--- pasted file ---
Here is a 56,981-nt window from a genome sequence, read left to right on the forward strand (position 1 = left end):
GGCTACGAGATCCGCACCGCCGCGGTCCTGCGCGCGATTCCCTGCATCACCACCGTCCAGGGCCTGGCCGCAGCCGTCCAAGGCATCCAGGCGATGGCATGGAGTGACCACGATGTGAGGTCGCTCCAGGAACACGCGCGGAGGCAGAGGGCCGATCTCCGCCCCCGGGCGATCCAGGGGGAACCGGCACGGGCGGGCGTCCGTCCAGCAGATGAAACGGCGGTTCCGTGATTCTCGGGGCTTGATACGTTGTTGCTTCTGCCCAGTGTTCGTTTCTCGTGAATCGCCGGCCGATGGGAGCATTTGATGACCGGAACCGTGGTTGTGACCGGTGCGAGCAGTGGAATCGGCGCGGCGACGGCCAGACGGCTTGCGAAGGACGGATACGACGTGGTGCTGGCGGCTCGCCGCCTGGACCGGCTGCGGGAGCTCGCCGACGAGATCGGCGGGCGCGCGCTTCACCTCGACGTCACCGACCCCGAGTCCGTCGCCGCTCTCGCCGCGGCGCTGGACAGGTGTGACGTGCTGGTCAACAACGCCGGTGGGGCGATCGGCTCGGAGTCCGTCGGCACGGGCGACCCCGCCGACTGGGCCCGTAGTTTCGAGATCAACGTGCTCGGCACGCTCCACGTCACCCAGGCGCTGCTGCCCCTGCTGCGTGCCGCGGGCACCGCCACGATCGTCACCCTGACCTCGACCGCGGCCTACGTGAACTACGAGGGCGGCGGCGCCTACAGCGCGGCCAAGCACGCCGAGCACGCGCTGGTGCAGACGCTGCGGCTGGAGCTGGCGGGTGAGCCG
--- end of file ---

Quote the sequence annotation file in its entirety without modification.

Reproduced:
Here is a 56,981-nt window from a genome sequence, read left to right on the forward strand (position 1 = left end):
GGCTACGAGATCCGCACCGCCGCGGTCCTGCGCGCGATTCCCTGCATCACCACCGTCCAGGGCCTGGCCGCAGCCGTCCAAGGCATCCAGGCGATGGCATGGAGTGACCACGATGTGAGGTCGCTCCAGGAACACGCGCGGAGGCAGAGGGCCGATCTCCGCCCCCGGGCGATCCAGGGGGAACCGGCACGGGCGGGCGTCCGTCCAGCAGATGAAACGGCGGTTCCGTGATTCTCGGGGCTTGATACGTTGTTGCTTCTGCCCAGTGTTCGTTTCTCGTGAATCGCCGGCCGATGGGAGCATTTGATGACCGGAACCGTGGTTGTGACCGGTGCGAGCAGTGGAATCGGCGCGGCGACGGCCAGACGGCTTGCGAAGGACGGATACGACGTGGTGCTGGCGGCTCGCCGCCTGGACCGGCTGCGGGAGCTCGCCGACGAGATCGGCGGGCGCGCGCTTCACCTCGACGTCACCGACCCCGAGTCCGTCGCCGCTCTCGCCGCGGCGCTGGACAGGTGTGACGTGCTGGTCAACAACGCCGGTGGGGCGATCGGCTCGGAGTCCGTCGGCACGGGCGACCCCGCCGACTGGGCCCGTAGTTTCGAGATCAACGTGCTCGGCACGCTCCACGTCACCCAGGCGCTGCTGCCCCTGCTGCGTGCCGCGGGCACCGCCACGATCGTCACCCTGACCTCGACCGCGGCCTACGTGAACTACGAGGGCGGCGGCGCCTACAGCGCGGCCAAGCACGCCGAGCACGCGCTGGTGCAGACGCTGCGGCTGGAGCTGGCGGGTGAGCCG